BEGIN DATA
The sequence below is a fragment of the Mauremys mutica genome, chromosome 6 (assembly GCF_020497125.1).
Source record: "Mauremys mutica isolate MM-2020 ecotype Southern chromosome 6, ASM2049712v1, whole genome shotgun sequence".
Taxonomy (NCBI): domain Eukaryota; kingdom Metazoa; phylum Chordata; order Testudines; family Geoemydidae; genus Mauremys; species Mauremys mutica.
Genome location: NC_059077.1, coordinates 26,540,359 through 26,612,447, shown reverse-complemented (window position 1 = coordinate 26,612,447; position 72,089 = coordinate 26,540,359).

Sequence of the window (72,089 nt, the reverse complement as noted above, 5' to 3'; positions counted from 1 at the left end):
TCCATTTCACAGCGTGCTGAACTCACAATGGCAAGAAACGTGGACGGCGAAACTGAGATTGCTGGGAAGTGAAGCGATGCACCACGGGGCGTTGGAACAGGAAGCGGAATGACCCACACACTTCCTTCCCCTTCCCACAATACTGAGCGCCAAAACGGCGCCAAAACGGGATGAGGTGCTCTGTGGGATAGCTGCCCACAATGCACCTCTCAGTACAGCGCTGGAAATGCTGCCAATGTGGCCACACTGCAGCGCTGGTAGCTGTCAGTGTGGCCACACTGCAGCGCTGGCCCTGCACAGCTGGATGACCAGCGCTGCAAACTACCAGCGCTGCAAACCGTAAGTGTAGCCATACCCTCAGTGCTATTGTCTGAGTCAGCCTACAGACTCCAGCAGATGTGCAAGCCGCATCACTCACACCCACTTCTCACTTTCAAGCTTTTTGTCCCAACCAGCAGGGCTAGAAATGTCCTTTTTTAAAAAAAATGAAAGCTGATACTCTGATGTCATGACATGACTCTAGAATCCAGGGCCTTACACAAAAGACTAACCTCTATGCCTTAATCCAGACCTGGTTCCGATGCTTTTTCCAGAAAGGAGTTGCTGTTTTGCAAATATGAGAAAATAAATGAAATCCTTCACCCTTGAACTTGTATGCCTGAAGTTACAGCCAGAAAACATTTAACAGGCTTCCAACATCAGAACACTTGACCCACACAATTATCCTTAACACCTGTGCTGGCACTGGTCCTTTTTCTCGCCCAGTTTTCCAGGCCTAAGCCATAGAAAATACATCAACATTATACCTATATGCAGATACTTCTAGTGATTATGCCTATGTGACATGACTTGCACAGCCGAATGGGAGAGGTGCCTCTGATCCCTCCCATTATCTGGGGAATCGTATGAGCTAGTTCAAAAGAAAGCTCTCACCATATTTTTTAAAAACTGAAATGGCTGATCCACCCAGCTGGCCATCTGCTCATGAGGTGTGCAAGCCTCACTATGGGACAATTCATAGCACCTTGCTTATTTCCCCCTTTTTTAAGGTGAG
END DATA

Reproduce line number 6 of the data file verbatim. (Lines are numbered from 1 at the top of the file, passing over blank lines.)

TCCATTTCACAGCGTGCTGAACTCACAATGGCAAGAAACGTGGACGGCGAAACTGAGATTGCTGGGAAGTGAAGCGATGCACCACGGGGCGTTGGAACAGGAAGCGGAATGACCCACACACTTCCTTCCCCTTCCCACAATACTGAGCGCCAAAACGGCGCCAAAACGGGATGAGGTGCTCTGTGGGATAGCTGCCCACAATGCACCTCTCAGTACAGCGCTGGAAATGCTGCCAATGTGGCCACACTGCAGCGCTGGTAGCTGTCAGTGTGGCCACACTGCAGCGCTGGCCCTGCACAGCTGGATGACCAGCGCTGCAAACTACCAGCGCTGCAAACCGTAAGTGTAGCCATACCCTCAGTGCTATTGTCTGAGTCAGCCTACAGACTCCAGCAGATGTGCAAGCCGCATCACTCACACCCACTTCTCACTTTCAAGCTTTTTGTCCCAACCAGCAGGGCTAGAAATGTCCTTTTTTAAAAAAAATGAAAGCTGATACTCTGATGTCATGACATGACTCTAGAATCCAGGGCCTTACACAAAAGACTAACCTCTATGCCTTAATCCAGACCTGGTTCCGATGCTTTTTCCAGAAAGGAGTTGCTGTTTTGCAAATATGAGAAAATAAATGAAATCCTTCACCCTTGAACTTGTATGCCTGAAGTTACAGCCAGAAAACATTTAACAGGCTTCCAACATCAGAACACTTGACCCACACAATTATCCTTAACACCTGTGCTGGCACTGGTCCTTTTTCTCGCCCAGTTTTCCAGGCCTAAGCCATAGAAAATACATCAACATTATACCTATATGCAGATACTTCTAGTGATTATGCCTATGTGACATGACTTGCACAGCCGAATGGGAGAGGTGCCTCTGATCCCTCCCATTATCTGGGGAATCGTATGAGCTAGTTCAAAAGAAAGCTCTCACCATATTTTTTAAAAACTGAAATGGCTGATCCACCCAGCTGGCCATCTGCTCATGAGGTGTGCAAGCCTCACTATGGGACAATTCATAGCACCTTGCTTATTTCCCCCTTTTTTAAGGTGAG